An ultrasound is a very straightforward and safe way to test for everything from blood circulation to gall stones. It involves sending high frequency sound waves into your body and when they bounce off the walls of the organ or vessels being examined, the echo is recorded. To take the test you will be asked to lie down and a clear conducting gel is put on your skin over the area being examined. It helps with the transmission of the sound waves. A handheld flat ‘probe’ then gently moves the gel, that both sends and receive signals, over the area in question.  Sometimes you are allowed to see the reflected sound images on a screen. That’s it!   It’s painless and harmless.

An angiogram is used to look mainly at your blood vessels and heart. After giving you a local anesthetic, the procedure usually involves the insertion of a thin hollow tube into your groin from which the radiologist is able to release a contrasting agent that blocks x-rays. X-rays are then sent through your body, recorded and displayed on an overhead screen that you can watch as the test proceeds. It clearly shows up blockages in blood vessels and gives heart surgeons the vital information they need to do by-pass surgery or insert stents etc. As explained in the post on CT Scans when X-rays are absorbed, their energy is released and transferred to electrons that can rip through cells, tearing electrons from all sorts of atoms it meets, creating ions - so x-rays are called ionizing radiation. A second risk involves the contrast agent that contains iodine. It is removed from your blood by your kidneys and liver so it’s very important that you have healthy organs and drink lots of fluids to flush away the iodine solution as quickly as possible - 2 glasses of water before the test and 4 glasses after it.   

An MRI [Magnetic Resonance Imaging] scan, like a CT Scan, produces cross-sectional images that appear to open the body up and allow the doctor to look at it from the inside. MRI scans can give details about soft body tissues like ligaments, cartilages, and nerve systems so that MRI scans are often more versatile than x-rays in that they can image a variety of medical conditions. MRI uses harmless radio waves and a very strong magnetic field so those with metal implants are usually barred from taking the test. MRI machines cost more and scans take longer so they are more expensive.

       A PET [Positron Emission Tomography] scan makes use of a small amount of a radioactive tracer to be able to tell the difference between healthy and diseased tissue.  The usual tracer is a type of sugar called FDG so the test is sometimes called an FDG-PET scan.  Before the exam, a technologist will give you an injection of the radioactive drug and you must wait for an hour or so as it is absorbed in the body. For instance, cancer cells grow faster than healthy ones so they absorb more of the FDG blood sugar. The PET scanner measures the radiation given off by the FDG and produces colored images that show where the cancerous tissue is. It can also detect blood flow to other diseased tissues. The information obtained by a PET scan is not available using any other kind of imaging and provides doctors with crucial information for diagnosis. Many PET scanners also include a CT scanner and a PET-CT Scan will image both body structure and how it is functioning at the same time. The PET machine is like other scanners with a hole in the middle that looks like a donut and a table that slides into the machine. After the test you should drink lots of water to flush out the radioactive FDG and any contrast agents that may have been used.  
The latest test is an MRA, the combination of an MRI and Angiogram. Seems that we are getting closer all the time to ‘Star Wars’ sci-fi technology where diagnosis is determined by just passing a wand over the patient!   Rie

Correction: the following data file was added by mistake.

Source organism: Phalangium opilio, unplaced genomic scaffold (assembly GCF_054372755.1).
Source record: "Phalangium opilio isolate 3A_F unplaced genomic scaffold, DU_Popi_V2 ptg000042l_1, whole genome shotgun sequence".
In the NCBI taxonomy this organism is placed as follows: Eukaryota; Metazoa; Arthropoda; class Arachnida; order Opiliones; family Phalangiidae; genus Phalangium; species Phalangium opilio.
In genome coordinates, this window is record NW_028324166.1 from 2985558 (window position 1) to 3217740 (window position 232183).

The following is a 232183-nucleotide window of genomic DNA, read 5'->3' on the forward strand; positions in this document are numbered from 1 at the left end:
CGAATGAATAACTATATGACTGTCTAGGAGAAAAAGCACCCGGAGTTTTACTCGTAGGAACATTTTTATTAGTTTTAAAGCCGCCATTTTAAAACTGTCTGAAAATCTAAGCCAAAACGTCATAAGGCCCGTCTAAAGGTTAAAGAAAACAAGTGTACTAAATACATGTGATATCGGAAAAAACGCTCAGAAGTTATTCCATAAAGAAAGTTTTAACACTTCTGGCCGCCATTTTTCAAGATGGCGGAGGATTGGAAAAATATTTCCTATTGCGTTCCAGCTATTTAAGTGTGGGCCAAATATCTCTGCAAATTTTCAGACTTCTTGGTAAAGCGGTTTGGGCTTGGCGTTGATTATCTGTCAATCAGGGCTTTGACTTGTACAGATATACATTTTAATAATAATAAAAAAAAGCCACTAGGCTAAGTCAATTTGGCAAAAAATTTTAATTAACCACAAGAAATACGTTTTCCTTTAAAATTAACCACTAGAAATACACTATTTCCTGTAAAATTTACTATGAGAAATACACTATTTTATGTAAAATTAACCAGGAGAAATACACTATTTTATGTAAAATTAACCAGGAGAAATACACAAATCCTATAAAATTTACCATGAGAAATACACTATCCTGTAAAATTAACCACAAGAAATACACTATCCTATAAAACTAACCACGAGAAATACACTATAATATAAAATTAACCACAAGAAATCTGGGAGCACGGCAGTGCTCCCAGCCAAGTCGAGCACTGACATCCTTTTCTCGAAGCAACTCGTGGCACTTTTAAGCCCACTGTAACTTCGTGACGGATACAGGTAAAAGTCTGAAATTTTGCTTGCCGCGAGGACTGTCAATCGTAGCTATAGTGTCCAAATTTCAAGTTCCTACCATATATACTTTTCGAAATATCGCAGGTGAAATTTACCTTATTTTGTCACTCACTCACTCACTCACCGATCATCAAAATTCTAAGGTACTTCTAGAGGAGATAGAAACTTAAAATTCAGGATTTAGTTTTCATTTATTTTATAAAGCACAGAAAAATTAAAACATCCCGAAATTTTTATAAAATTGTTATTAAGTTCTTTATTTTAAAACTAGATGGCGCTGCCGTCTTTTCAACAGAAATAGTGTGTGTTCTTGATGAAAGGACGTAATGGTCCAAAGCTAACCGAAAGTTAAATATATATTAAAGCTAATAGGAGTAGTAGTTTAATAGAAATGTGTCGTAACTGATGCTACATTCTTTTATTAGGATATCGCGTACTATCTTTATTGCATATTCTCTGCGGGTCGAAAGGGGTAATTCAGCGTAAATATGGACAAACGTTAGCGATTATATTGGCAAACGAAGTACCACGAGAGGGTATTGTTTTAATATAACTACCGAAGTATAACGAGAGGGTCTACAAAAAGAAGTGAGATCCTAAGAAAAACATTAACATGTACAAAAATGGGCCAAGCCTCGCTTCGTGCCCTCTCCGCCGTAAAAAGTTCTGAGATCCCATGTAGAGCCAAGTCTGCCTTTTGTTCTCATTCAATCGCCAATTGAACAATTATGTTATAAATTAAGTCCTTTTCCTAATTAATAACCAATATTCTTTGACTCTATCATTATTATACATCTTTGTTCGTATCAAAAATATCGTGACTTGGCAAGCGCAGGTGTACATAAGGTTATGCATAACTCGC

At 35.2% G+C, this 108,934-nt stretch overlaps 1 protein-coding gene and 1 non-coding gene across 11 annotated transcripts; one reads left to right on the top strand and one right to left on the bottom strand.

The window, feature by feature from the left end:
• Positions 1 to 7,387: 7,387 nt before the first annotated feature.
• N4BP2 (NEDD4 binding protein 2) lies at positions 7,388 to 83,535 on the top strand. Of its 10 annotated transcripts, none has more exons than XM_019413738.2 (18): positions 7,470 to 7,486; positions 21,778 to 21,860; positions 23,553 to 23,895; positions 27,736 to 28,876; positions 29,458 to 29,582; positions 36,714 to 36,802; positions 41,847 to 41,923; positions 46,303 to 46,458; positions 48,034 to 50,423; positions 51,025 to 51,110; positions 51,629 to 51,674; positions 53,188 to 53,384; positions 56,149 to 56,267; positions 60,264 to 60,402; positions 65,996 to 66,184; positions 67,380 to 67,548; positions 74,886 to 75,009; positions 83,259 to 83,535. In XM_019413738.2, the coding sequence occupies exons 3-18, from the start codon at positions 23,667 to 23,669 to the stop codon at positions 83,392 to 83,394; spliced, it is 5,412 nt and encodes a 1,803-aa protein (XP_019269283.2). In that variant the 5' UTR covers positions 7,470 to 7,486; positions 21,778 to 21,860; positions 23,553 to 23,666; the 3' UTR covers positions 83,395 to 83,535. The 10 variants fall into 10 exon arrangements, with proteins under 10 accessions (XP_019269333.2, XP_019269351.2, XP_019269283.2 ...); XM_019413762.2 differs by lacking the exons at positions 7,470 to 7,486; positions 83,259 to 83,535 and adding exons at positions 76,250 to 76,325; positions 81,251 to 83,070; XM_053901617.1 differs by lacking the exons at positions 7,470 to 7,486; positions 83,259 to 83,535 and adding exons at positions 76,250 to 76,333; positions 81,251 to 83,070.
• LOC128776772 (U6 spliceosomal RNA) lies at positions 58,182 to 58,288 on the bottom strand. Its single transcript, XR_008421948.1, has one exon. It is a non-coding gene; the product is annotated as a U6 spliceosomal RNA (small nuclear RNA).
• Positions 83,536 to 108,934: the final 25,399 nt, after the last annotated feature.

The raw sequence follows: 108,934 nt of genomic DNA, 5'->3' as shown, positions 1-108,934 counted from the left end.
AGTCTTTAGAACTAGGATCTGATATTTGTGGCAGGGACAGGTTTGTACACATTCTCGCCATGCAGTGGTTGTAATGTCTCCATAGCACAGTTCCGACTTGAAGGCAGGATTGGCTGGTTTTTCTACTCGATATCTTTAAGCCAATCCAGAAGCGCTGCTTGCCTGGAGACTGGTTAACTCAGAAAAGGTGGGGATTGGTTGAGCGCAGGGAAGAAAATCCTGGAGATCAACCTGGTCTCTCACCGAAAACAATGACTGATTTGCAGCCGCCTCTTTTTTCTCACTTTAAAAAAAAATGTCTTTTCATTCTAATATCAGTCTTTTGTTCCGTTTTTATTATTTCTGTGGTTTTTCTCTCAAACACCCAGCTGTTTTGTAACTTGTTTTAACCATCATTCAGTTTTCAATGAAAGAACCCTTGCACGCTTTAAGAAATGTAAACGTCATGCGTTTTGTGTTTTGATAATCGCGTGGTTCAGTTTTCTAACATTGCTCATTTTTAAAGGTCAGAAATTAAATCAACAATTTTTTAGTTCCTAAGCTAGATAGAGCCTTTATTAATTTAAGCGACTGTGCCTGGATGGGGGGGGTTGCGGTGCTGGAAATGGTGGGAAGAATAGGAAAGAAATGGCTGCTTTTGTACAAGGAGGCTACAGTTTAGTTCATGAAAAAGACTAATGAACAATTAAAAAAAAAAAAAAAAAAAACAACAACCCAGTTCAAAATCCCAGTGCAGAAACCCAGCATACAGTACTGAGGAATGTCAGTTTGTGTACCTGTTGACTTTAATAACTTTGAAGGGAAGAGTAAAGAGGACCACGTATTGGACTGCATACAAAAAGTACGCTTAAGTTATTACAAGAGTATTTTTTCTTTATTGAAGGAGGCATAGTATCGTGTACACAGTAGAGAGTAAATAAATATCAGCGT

Sunday, October 7, 2012

CT Scans

There are many different imaging techniques that are used by doctors these days to be able to determine what is going on inside our bodies. Available are Ultrasounds, Angiograms, CT (or CAT) scans, MRI’s and PET scans, each with own diagnostic characteristics.  Some are totally non invasive but others involve X-rays and contrasting agents that are injected into the patient to make the images obtained more revealing and useful.

It’s an important subject and one that everyone should be familiar with as more and more use is being made of these very valuable techniques that help in the diagnosis of cancer, blockages in our arteries, sinus problems or any number of ailments. This week a young child in my immediate family had a CT scan of his head and it gave the doctor and his family a very clear picture of a congenital problem and how it could be corrected with surgery. My concern is that in taking the CT scan, multiple X-rays were taken so they could be combined in a computer to give 2-dimensional slices through the head – see picture on left. 

X-rays are just like any other kind of light (called electromagnetic radiation) but our eyes are only sensitive to the visible part of the spectrum and, as shown, x-rays are in the invisible range with short wavelengths and very high energy. Ordinary light doesn’t have enough energy to penetrate flesh but x-rays do.  Notice in the x-ray of the hand, however, that the x-rays are stopped by bone and partly absorbed as they pass through the flesh.

We know that when X-rays are absorbed in the body, their energy is released and it is transferred to an electron that can rip through a cell, tearing electrons from all sorts of atoms it meets, like a billiard ball spreading its energy to other balls on the table. Usually the human body is good at repairing itself but on rare occasions the damage may create the starting point where cancer can develop.  

When digital technology became available it eliminated some of the risk associated with x-rays because a much lower radiation dose could be used and the digital images had sufficient resolution so that they could be manipulated on a computer to obtain detailed information from them.

Thus it is now really quite safe to have the infrequent low dose x-rays taken at the dentists or in hospital? However, studies show that children are more sensitive to radiation, and they should have a CT scan only if it is essential for making a diagnosis and they should not have repeated CTscan unless absolutely necessary.

I plan to write another post next week to look into other types of medical imaging and what risks are associated with them.   Rie